Forests in south-east Asia: Can they be saved?

Briefing 11-09-2020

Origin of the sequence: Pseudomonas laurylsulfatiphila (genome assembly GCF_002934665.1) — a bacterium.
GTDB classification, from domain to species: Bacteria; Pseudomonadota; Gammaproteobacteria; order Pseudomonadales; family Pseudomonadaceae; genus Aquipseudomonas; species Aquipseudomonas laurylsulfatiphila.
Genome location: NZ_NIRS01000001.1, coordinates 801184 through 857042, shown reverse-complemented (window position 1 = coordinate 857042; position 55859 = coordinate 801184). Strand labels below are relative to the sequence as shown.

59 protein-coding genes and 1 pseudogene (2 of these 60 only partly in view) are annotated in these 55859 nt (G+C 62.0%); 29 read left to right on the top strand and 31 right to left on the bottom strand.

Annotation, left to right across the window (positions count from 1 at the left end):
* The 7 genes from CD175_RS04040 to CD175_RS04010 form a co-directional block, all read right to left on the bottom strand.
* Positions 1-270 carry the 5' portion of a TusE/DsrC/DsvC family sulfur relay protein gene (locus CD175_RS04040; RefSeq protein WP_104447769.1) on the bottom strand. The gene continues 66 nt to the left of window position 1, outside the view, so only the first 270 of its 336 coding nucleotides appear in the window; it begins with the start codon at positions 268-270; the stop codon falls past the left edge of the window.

Nowhere in the world are forests shrinking faster than in south-east Asia. Rapid population growth and economic development put intense pressure on the environment. Between 1990 and 2020, an area larger than Germany was deforested, over half of it in Indonesia. Land clearing for agriculture is the main cause of deforestation. Driven by booming global demand, oil palm plantations have spread into formerly forested land, especially in Indonesia and Malaysia, which are the world's largest producers. Logging, much of it illegal, is also a serious threat to the region's forests. Deforestation destroys the habitats of iconic large mammals such as the orang-utan and tiger, as well as thousands of lesser-known, but still vital, animal and plant species; it also contributes to climate change. Smoke from fires on forested and cleared land causes economic disruption and thousands of premature deaths. Worrying though all this is, there are tentative signs of change. With international encouragement, south-east Asian governments are becoming increasingly aware of the importance of balanced development. Significant efforts are being made to protect forests and to make timber and palm oil production more sustainable. Perhaps reflecting such efforts, the pace of deforestation in most countries has come down slightly since a mid-2010s peak. However, it is too early to say whether this improvement can be sustained. The EU has played a leading role in helping south-east Asian countries to curb deforestation, for example by helping them to tackle illegal logging. It has also revised its biofuels policy to ensure that European demand for palm oil does not exacerbate the problem.